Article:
“Does the NSA collect any type of data at all on millions or hundreds of millions of Americans?” committee member Sen. Ron Wyden (D-Ore.) asked Clapper during the March 12 hearing.
In response, Clapper replied quickly: “No, sir.”
“There are cases where they could inadvertently perhaps collect [intelligence on Americans], but not wittingly,” the U.S. intelligence chief told Wyden and the rest of the committee.
That said, “particularly in the case of NSA and CIA, there are structures against tracking American citizens in the United States for foreign intelligence purposes,” Clapper added.
On Thursday, Clapper clarified his remarks during the March hearing, telling the National Journal his comments were referring to NSA or other intelligence agencies intentionally reviewing e-mails and other electronic communications.I wonder if he stands by that specific denial today? Perhaps he’ll claim that the qualifier of voyeuristically lets him off the hook. If PRISM accesses the entire output of nine major Internet providers for patterns to flag within content as the Washington Post reported, then the NSA does go through the e-mails of US citizens, even if they pledge to “minimize” its “acquisition, retention, and dissemination,” as Clapper claimed after the PRISM story broke. Whether or not the agency gets a voyeuristic thrill is hardly the issue for Americans who at least had some illusions that their government wasn’t snooping on their Internet communications without having a specific reason to do so.
“What I said was, ‘the NSA does not voyeuristically pore through U.S. citizens’ e-mails.’ I stand by that,” Clapper said.
Now we have another of Barack Obama’s direct reports who appears to have either flat-out lied or attempted to at least mislead Congress while the legislative branch conducted its oversight responsibilities. If one wanted to look for patterns, there seems to be one developing at the highest ranks of this administration.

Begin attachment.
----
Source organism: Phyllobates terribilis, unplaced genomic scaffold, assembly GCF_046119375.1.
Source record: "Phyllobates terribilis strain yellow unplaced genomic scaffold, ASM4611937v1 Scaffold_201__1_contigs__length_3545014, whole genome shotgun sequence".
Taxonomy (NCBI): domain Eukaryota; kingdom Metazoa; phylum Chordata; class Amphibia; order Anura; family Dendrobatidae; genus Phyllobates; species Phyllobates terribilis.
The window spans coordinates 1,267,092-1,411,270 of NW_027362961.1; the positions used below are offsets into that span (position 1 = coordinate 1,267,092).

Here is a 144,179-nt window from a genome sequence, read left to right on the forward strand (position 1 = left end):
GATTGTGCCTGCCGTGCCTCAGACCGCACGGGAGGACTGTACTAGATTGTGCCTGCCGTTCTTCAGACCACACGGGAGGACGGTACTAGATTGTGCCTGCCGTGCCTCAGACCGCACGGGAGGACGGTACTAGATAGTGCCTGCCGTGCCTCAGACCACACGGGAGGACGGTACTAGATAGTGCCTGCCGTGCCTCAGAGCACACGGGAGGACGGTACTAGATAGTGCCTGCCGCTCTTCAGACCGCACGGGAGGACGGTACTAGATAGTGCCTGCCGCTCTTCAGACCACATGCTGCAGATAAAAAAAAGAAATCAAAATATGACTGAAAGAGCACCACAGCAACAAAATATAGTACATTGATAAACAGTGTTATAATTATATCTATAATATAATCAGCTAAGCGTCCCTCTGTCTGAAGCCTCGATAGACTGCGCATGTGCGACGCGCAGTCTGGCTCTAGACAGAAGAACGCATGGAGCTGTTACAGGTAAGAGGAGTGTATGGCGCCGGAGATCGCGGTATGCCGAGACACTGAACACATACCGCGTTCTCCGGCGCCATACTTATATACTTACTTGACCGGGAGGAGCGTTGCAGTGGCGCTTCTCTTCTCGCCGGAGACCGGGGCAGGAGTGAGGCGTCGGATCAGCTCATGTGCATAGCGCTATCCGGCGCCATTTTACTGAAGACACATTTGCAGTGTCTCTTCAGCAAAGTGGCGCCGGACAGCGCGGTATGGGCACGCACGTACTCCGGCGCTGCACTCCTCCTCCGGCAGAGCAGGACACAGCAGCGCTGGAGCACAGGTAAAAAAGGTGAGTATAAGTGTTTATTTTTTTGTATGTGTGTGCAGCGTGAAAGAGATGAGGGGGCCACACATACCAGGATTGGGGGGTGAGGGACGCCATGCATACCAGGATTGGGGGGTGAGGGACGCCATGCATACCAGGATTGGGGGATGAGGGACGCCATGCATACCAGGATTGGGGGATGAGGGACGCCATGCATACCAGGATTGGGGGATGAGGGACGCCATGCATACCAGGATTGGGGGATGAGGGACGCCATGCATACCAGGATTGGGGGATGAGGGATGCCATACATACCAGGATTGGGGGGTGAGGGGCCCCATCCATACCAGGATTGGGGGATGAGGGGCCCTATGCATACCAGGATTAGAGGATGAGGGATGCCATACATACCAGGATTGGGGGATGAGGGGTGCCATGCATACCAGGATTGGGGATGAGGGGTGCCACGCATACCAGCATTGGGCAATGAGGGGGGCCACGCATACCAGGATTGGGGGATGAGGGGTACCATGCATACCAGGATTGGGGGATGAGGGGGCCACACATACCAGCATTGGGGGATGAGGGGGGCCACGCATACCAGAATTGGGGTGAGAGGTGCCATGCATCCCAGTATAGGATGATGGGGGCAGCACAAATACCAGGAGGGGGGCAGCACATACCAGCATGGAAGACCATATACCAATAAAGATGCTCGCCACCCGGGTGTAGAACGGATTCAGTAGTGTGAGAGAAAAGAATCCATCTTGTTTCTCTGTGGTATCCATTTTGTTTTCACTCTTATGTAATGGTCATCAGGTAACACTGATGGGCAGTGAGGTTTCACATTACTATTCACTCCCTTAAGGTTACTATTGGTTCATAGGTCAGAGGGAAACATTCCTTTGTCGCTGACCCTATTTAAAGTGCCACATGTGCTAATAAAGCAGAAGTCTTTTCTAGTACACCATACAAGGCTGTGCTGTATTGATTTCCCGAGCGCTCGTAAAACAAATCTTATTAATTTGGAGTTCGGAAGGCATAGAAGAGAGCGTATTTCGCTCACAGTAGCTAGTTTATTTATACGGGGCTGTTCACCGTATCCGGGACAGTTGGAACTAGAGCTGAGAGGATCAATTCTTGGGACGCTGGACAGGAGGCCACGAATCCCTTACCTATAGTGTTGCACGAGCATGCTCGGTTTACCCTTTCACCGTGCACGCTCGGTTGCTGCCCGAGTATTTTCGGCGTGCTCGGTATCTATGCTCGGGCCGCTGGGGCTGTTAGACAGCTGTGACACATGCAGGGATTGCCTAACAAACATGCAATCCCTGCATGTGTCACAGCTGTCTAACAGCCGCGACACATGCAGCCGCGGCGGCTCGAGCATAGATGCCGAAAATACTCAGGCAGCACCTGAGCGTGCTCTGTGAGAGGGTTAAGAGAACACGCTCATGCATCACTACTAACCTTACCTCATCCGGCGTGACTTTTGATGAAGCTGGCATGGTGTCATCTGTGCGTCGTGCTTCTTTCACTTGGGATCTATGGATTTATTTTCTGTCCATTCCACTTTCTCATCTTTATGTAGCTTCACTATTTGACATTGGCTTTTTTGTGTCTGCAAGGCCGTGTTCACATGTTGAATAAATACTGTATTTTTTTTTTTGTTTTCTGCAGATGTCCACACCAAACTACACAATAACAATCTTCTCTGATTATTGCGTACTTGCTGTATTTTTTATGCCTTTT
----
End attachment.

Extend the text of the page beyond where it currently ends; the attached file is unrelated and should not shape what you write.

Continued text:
Mark Kirk to Holder: Tell the truth, has the DOJ been harvesting Congress’s phone records too?
posted at 2:41 pm on June 6, 2013 by Allahpundit
Via Joel Gehrke, I won’t spoil the surprise of Holder’s answer. I’ll simply amend something that I said last night on Twitter: After this exchange, we may be only two or three more scandals away from this guy’s job being in trouble.
At another point in today’s hearing, he said he won’t resign because there are still lots of “goals” he has as AG — which, given the news of the last few weeks, may be the single most terrifying soundbite to come out of Scandalmania. To cleanse your palate after you watch, read this short but pungent Onion piece that fills the gap between what Hopenchange promised circa 2008 and what it’s amounted to in practice. If you cringed at O’s insulting speech about how stricken his liberal conscience is by having to vaporize unidentified Pakistanis from the air, you’ll appreciate it.